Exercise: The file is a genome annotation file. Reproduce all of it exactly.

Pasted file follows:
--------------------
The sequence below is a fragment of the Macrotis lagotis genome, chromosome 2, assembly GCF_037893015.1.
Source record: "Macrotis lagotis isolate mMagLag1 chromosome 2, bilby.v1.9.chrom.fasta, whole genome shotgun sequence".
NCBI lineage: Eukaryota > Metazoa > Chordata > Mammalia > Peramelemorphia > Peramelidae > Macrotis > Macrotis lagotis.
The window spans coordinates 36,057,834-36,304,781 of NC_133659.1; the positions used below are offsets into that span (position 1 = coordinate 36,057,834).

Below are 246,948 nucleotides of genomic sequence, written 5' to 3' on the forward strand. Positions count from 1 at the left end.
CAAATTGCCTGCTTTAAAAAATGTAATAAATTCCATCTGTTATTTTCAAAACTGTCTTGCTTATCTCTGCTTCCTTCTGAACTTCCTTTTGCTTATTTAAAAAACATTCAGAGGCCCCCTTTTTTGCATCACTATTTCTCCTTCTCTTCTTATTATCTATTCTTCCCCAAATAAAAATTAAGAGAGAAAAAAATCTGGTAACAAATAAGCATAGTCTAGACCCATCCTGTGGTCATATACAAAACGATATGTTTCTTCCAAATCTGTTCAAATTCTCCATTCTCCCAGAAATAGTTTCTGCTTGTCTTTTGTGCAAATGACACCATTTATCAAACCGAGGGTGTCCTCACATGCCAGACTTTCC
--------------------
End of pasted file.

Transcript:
The sequence below is a fragment of the Macrotis lagotis genome, chromosome 2, assembly GCF_037893015.1.
Source record: "Macrotis lagotis isolate mMagLag1 chromosome 2, bilby.v1.9.chrom.fasta, whole genome shotgun sequence".
NCBI lineage: Eukaryota > Metazoa > Chordata > Mammalia > Peramelemorphia > Peramelidae > Macrotis > Macrotis lagotis.
The window spans coordinates 36,057,834-36,304,781 of NC_133659.1; the positions used below are offsets into that span (position 1 = coordinate 36,057,834).

Below are 246,948 nucleotides of genomic sequence, written 5' to 3' on the forward strand. Positions count from 1 at the left end.
CAAATTGCCTGCTTTAAAAAATGTAATAAATTCCATCTGTTATTTTCAAAACTGTCTTGCTTATCTCTGCTTCCTTCTGAACTTCCTTTTGCTTATTTAAAAAACATTCAGAGGCCCCCTTTTTTGCATCACTATTTCTCCTTCTCTTCTTATTATCTATTCTTCCCCAAATAAAAATTAAGAGAGAAAAAAATCTGGTAACAAATAAGCATAGTCTAGACCCATCCTGTGGTCATATACAAAACGATATGTTTCTTCCAAATCTGTTCAAATTCTCCATTCTCCCAGAAATAGTTTCTGCTTGTCTTTTGTGCAAATGACACCATTTATCAAACCGAGGGTGTCCTCACATGCCAGACTTTCC